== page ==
While the word ‘narcissism’ was not around in Aristotle’s day, the concept of self-love was and Aristotle spoke of the need to love oneself for he believed that you are closer to yourself than to anyone else. Aristotle argued that those who denigrate self-love are thinking of people who seek the greatest honors and pleasures only for themselves. A good person who is self-loving will seek only what is best for himself or herself, which will be consistent with what is best for all. A good person will do seemingly unselfish acts, such as taking risks for friends or giving away money, but will do these things because they are noble and are motivated by self-love.
Now I do not believe the institution of the Catholic Church fully understand or believe the message taught by their supposed saviour Jesus Christ because using Aristotle’s logic from this point, Jesus could be described as a ‘positive narcissist’.
Now, please excuse me while I paraphrase sparknotes but the following paragraph succinctly returns us to my control theory. They write that Aristotle’s discussion of self-love marks him as one of the early proponents of ethical egoism, a controversial issue in the modern world. Ethical egoism is the idea that self-love is the most important virtue and that if we all sought what was best for ourselves, the world would naturally work its way into a desirable shape without the need for selflessness. This idea is unpopular in the modern world because its most ardent proponents tend to be selfish conservatives (the emphasis is mine) who have no interest in the needs of others. Unlike us, however, Aristotle lived in a world where there was common agreement on what was good for all and where the community mattered more than the individual. In such a world, successful people measured their success in part by the success of their fellow citizens. Selfishness seems like a vice only in a world driven by individualism, where there is no evident benefit for oneself in helping others.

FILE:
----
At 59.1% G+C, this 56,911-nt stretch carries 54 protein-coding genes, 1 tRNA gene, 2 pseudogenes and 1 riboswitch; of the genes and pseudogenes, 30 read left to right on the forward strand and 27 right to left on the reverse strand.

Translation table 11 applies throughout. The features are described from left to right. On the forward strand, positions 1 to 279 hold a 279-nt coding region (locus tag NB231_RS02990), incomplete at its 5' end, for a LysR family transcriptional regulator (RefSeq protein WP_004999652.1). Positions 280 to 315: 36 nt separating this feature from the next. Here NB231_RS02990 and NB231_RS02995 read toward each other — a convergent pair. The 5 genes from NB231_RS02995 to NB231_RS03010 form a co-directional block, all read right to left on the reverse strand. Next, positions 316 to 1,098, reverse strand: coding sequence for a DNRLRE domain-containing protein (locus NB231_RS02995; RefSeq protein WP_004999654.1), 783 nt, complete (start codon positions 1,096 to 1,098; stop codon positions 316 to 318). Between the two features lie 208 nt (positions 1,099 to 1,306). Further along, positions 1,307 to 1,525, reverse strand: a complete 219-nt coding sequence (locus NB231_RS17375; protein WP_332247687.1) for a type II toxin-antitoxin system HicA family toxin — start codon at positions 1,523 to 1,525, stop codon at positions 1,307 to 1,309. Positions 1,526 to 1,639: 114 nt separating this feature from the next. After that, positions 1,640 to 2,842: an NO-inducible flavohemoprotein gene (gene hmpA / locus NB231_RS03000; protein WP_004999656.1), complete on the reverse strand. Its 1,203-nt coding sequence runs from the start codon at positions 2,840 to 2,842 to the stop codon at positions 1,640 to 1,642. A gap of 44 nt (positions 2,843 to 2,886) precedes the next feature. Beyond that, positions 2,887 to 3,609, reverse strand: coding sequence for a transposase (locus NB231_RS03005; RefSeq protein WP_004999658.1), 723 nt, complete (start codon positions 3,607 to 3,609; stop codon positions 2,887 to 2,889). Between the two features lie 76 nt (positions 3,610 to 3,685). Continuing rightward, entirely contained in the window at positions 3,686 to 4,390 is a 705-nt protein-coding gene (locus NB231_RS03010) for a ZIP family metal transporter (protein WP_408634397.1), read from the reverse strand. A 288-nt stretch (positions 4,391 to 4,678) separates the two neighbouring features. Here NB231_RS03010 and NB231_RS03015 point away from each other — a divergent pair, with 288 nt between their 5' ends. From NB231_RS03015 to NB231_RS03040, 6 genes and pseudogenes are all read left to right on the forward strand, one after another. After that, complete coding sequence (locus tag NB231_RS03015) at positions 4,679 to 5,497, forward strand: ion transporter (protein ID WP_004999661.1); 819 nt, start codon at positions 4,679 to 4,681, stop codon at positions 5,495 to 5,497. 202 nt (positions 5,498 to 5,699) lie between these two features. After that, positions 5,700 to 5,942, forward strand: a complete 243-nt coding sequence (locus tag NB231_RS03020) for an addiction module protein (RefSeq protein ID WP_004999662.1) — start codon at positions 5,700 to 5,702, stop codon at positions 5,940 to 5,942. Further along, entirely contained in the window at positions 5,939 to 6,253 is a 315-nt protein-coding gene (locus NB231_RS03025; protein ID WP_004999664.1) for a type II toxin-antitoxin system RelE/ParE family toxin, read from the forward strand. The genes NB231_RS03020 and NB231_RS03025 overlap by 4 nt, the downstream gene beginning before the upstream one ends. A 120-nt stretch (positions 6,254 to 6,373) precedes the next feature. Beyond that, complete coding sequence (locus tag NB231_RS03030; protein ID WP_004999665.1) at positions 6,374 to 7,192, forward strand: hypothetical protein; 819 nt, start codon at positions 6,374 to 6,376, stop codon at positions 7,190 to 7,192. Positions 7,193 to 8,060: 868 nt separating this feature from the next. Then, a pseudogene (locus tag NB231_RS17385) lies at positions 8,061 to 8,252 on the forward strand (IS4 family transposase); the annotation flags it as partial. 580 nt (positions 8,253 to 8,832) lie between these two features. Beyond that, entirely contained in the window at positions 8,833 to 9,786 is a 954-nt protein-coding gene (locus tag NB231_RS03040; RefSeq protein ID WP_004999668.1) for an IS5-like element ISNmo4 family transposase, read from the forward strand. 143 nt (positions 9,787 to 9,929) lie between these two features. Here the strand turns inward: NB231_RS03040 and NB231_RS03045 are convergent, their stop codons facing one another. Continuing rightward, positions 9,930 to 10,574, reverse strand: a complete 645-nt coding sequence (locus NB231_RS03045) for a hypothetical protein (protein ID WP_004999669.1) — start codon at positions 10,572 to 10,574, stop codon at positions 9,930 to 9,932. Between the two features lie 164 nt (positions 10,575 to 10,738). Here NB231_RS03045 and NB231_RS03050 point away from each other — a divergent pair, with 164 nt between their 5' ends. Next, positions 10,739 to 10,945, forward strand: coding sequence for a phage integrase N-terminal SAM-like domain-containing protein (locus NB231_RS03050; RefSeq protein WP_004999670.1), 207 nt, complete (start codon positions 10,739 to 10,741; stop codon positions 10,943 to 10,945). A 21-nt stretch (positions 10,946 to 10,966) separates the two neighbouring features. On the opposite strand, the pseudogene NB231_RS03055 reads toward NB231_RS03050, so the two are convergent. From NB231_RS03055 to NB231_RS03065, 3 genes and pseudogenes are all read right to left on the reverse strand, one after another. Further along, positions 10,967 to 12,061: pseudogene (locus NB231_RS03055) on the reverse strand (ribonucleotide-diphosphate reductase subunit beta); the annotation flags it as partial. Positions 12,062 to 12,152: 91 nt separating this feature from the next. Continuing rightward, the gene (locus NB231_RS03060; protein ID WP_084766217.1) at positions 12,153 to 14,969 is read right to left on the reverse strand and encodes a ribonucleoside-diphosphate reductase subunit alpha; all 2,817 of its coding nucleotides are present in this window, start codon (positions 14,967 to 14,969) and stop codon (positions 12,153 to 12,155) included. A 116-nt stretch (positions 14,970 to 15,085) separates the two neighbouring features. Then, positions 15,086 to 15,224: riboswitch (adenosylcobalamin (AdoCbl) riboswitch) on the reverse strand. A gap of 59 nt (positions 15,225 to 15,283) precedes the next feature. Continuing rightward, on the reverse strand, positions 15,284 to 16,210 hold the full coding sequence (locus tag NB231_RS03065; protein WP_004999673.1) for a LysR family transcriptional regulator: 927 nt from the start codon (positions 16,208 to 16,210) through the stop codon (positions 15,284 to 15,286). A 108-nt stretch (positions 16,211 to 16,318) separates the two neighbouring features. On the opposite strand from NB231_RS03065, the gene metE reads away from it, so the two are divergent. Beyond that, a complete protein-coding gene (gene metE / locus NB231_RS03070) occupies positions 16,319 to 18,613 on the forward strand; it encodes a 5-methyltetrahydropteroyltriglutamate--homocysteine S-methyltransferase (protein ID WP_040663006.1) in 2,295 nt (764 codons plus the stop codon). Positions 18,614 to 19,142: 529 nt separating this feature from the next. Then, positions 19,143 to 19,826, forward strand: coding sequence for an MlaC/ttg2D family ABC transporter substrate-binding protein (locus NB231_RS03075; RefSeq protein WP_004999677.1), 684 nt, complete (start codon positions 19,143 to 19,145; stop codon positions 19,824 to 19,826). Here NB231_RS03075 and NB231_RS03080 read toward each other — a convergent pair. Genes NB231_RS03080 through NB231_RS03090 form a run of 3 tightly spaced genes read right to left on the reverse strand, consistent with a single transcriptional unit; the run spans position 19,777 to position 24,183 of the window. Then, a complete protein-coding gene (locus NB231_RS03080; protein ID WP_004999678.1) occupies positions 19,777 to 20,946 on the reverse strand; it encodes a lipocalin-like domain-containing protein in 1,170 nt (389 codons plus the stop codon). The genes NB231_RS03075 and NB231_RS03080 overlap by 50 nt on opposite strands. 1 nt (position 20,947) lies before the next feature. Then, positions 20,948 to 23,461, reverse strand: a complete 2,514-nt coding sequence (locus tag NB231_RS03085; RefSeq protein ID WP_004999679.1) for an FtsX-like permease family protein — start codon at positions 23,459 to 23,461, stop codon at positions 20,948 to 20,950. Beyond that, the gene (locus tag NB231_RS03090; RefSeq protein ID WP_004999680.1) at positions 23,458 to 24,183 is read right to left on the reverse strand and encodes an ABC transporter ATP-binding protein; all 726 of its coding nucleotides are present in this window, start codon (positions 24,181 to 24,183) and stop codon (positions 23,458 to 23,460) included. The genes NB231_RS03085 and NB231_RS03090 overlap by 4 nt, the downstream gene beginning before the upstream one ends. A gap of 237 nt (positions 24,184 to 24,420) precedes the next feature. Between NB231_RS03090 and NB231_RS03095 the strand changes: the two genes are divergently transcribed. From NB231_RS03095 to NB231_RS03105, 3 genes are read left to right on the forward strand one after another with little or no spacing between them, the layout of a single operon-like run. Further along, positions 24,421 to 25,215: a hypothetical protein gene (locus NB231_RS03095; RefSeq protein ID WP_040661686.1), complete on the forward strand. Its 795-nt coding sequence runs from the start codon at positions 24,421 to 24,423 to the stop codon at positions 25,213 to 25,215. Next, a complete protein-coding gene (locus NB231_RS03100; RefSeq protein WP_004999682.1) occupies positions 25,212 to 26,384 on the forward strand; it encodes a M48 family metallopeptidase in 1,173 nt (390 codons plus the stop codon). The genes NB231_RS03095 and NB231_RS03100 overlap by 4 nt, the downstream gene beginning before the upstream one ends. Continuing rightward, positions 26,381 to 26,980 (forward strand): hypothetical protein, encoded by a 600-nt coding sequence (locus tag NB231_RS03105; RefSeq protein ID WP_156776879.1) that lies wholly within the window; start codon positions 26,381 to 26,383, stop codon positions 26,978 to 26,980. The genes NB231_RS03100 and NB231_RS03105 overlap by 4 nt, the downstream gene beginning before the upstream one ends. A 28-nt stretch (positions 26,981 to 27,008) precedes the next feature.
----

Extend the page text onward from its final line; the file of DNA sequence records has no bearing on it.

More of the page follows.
Some of the most selfish conservatives that come to my mind today are the ones in the upper echelons of the Roman Catholic Church. A close second are some of the conservatives in the United States of whom a majority would recognise the Christian god as their almighty. Don’t believe me? Look at Church responses to the worldwide scandal of child rape and sexual abuse. A lot of Republican conservatives in the US argue for the right to life right up to the point of birth. Once born, you can face the death penalty at some point in your life, crippling poverty – basically neither have much interest in the needs of others. Their main priorities are maintenance of power and control over their flocks.
I believe that by reinventing the notion of self-love and thus ‘narcissism’, by removing the stigma that the institution of the Church has put on the notions of love, I believe a freer, more confident and vibrant people could emerge. My basic argument here is that in nearly everyone’s life, you are one of your own first loves. As a child, loving yourself helps to foster your belief in yourself that for example, your decision-making skills are good. Obviously the love of a parent or parents, guardian or guardians helps to foster these beliefs and they guide us back to the right path when our inexperience in life leads us off in the wrong direction. Loving yourself helps you feel grounded in your own body. It gives you confidence to face the world as an individual person; warts and all. The institution of the Church does not want this. It wants you to acknowledge that you are weakness ‘humanified’. It requires you to pray for strength to overcome your weakness. Self-love is no weakness.
I believe humanity needs to have more belief in itself and love for itself. The love starts within you. Please remember that no form of love is perfect. If we could only remove the stigma associated with narcissism I think we could persuade people to be a lot happier and a lot more confident. Not only would this removal of stigma facilitate this, I believe that it would begin to free society of the yoke that religion has placed around its existence. By accepting that we have faults and that we must live with them, only then can we can more easily accept the faults in others and become a more tolerant society. It is beliefs put in our heads by the Institution of the Church that cause us to question any theories or notions of love. When presented with thoughts, it is most important to remember the following:
It is the mark of an educated mind to be able to entertain a thought without accepting it. ~ Aristotle